FOOD SECURITY SNAPSHOT
The start of the 2011/12 cropping season was characterised by erratic rains
Maize prices remained stable during the last quarter of 2011
Overall food security is satisfactory, but populations affected by production losses in 2011 require assistance
Mixed performance of rains during start of 2011/12 season
Following favourable rains at the start of the 2011/12 cropping season , which normally begins in October, precipitation levels declined in late November and December causing water deficits in some central and northern provinces, particularly impacting the provinces of Capo Delgado, Nampula, Niassa, Sofala and Tete. However, significant rains during the first dekad of January 2012, associated with the formation of tropical storm Chandra, helped to offset low cumulative amounts and partly alleviated mid-season dryness. The heavy rains may have also led to localised flooding, especially in Nampula province, which received the heaviest rains, approximately twice the level of the average. Preliminary estimates for cereal plantings point to a slight increase relative to the last campaign, but more firm estimates are not yet available.
Larger cereal output in 2011
Aggregate cereal production in 2011 is estimated at 2.84 million tonnes, some 5 percent above the previous season’s output, with central provinces contributing about 50 percent of the total national cereal production. Rice production registered the largest increase over 2010’s output at 6 percent.
Prices remain steady at the end of 2011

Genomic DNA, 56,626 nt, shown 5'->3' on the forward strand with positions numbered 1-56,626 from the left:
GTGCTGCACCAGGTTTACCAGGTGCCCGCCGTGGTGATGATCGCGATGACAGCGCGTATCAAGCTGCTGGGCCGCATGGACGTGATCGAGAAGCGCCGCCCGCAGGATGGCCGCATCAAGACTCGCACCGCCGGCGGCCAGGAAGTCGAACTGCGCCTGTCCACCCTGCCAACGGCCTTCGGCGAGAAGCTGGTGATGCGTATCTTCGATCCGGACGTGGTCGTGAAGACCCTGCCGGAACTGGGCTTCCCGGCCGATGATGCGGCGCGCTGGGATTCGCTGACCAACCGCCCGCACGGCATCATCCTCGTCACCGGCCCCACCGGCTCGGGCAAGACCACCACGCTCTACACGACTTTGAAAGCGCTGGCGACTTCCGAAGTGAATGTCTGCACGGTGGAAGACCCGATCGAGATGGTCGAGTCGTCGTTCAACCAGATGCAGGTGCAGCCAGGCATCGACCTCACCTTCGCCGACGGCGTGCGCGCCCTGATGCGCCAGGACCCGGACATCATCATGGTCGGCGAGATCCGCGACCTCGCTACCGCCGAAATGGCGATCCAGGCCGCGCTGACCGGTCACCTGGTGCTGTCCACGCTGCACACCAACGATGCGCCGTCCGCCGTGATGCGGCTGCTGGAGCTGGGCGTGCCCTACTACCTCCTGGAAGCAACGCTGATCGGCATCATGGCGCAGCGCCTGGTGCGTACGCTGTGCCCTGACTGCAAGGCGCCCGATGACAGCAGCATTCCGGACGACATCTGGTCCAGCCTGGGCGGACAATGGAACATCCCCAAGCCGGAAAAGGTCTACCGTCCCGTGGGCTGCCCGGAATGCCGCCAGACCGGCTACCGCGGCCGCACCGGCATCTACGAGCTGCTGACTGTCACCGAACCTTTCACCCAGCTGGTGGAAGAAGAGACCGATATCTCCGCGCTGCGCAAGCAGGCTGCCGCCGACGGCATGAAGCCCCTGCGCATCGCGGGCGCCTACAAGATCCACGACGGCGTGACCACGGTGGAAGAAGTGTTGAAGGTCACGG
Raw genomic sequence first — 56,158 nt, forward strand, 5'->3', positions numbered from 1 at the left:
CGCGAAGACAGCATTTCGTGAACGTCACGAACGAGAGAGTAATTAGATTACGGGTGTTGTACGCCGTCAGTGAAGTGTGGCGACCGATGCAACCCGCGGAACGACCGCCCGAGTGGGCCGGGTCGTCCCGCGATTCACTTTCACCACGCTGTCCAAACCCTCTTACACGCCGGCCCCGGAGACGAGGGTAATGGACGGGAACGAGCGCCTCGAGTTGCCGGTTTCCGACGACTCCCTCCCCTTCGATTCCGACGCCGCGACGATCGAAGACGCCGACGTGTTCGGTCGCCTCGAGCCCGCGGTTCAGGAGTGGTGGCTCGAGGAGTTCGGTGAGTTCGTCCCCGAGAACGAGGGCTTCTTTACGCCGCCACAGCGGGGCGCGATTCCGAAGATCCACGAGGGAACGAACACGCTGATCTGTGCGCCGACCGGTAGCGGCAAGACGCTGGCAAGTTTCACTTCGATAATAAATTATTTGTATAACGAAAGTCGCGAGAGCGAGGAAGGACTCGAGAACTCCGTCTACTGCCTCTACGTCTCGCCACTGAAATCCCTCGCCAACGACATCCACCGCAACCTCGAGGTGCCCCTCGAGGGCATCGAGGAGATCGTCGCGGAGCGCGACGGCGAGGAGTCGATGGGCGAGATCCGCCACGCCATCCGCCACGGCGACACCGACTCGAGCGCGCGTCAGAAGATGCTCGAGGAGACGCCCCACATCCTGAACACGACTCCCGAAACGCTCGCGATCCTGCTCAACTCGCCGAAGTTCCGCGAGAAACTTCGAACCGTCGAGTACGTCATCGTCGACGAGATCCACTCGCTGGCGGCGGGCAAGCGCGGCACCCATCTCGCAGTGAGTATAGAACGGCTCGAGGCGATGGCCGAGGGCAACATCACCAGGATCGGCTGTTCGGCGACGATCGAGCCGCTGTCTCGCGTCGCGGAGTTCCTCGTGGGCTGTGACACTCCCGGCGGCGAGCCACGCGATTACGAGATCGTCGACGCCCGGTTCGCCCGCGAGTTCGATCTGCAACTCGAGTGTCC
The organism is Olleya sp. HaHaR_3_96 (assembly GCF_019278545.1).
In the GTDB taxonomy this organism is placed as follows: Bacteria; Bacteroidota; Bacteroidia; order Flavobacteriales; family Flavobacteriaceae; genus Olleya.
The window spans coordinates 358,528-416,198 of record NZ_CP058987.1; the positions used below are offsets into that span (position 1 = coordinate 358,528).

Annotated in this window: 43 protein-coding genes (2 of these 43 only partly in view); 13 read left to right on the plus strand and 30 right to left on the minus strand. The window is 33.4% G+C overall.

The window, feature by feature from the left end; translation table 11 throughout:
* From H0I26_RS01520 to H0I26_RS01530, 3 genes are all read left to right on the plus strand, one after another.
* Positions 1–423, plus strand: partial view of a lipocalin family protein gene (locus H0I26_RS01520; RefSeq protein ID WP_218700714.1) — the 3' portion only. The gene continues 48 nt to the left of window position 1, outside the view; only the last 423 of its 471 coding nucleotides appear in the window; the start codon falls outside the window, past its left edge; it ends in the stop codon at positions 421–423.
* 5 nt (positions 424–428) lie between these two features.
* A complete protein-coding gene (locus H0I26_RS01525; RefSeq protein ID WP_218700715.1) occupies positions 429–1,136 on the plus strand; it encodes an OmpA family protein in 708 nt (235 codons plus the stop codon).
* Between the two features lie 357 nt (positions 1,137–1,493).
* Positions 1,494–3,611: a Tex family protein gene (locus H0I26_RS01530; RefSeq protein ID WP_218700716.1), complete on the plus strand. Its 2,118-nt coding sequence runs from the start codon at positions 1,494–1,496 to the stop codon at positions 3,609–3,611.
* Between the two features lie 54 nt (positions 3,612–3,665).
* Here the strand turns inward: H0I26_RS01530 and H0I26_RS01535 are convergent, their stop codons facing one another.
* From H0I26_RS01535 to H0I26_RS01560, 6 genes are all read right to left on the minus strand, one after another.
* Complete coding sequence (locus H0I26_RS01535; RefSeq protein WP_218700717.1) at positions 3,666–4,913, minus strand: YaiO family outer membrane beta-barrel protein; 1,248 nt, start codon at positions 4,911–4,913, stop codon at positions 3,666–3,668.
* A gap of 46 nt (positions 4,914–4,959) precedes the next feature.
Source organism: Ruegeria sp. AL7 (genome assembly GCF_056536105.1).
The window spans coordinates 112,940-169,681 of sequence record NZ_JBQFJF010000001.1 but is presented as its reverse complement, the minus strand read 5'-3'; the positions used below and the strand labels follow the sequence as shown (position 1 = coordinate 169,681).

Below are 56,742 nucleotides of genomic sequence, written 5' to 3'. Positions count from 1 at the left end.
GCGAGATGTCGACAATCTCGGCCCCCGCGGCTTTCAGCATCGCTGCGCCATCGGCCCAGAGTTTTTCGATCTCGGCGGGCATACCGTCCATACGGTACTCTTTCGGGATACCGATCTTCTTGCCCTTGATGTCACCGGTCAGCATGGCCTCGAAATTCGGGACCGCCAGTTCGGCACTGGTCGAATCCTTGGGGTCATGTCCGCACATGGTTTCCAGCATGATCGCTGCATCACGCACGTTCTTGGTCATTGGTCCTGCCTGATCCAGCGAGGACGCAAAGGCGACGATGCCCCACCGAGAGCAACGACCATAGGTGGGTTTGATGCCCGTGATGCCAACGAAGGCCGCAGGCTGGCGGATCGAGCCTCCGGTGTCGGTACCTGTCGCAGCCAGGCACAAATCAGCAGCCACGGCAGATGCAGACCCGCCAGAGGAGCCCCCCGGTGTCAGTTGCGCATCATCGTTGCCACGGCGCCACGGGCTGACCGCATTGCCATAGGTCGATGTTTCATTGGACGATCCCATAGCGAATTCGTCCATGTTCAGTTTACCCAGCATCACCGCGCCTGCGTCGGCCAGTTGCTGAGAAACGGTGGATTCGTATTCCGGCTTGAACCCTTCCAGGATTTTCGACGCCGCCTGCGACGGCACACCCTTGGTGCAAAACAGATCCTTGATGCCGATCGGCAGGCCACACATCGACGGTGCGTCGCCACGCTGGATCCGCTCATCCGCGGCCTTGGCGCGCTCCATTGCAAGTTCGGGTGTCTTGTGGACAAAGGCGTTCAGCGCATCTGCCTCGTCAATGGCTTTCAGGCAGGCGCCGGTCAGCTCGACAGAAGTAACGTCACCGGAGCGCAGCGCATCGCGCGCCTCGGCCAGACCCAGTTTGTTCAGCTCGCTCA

Maize prices across the country have exhibited comparatively stable trends during the last quarter of 2011, showing slight seasonal increases. Prices were generally below levels of December 2010, but some markets registered higher prices, such as Chokwe where monthly maize prices were 9 percent higher in December 2011. The lower prices have been supported by the improved harvest gathered earlier in 2011.
Monthly imports of maize from South Africa during the current 2011/12 marketing year (April/March) are lower compared to 2010/11, reflecting improved domestics supplies and therefore a reduced import requirement.
Pockets of food insecurity remain in southern and central areas
Despite improved food security conditions in 2011, pockets of vulnerability exist in some central and southern provinces, where an estimated 200 000 to 250 000 persons are in need of food assistance. Production losses caused by climatic shocks in 2011 resulted in an early depletion of households’ food stocks, aggravating the conditions of the affected populations. Following a government assessment in October/November 2011, involving FEWSNET, the districts of Chigubo and Massangena in Gaza province were identified as areas requiring urgent humanitarian assistance. T he relative stability of maize prices however, is expected to have a positive impact on food security conditions of the vulnerable population.